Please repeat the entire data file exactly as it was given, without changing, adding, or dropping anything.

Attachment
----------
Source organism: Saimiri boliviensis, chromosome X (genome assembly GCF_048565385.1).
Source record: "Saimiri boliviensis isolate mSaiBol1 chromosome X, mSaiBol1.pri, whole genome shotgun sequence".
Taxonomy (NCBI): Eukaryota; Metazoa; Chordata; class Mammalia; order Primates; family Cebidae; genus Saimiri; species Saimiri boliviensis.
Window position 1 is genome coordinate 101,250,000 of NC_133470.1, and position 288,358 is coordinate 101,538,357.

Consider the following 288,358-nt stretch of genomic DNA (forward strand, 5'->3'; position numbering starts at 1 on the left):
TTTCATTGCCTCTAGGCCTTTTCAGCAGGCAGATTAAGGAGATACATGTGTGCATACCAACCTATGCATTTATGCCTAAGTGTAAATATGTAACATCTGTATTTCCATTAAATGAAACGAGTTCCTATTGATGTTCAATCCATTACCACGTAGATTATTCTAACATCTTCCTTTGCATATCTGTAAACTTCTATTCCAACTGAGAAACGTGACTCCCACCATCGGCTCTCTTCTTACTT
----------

Source organism: Saimiri boliviensis, chromosome X (genome assembly GCF_048565385.1).
Source record: "Saimiri boliviensis isolate mSaiBol1 chromosome X, mSaiBol1.pri, whole genome shotgun sequence".
Taxonomy (NCBI): Eukaryota; Metazoa; Chordata; class Mammalia; order Primates; family Cebidae; genus Saimiri; species Saimiri boliviensis.
Window position 1 is genome coordinate 101,250,000 of NC_133470.1, and position 288,358 is coordinate 101,538,357.

Consider the following 288,358-nt stretch of genomic DNA (forward strand, 5'->3'; position numbering starts at 1 on the left):
TTTCATTGCCTCTAGGCCTTTTCAGCAGGCAGATTAAGGAGATACATGTGTGCATACCAACCTATGCATTTATGCCTAAGTGTAAATATGTAACATCTGTATTTCCATTAAATGAAACGAGTTCCTATTGATGTTCAATCCATTACCACGTAGATTATTCTAACATCTTCCTTTGCATATCTGTAAACTTCTATTCCAACTGAGAAACGTGACTCCCACCATCGGCTCTCTTCTTACTT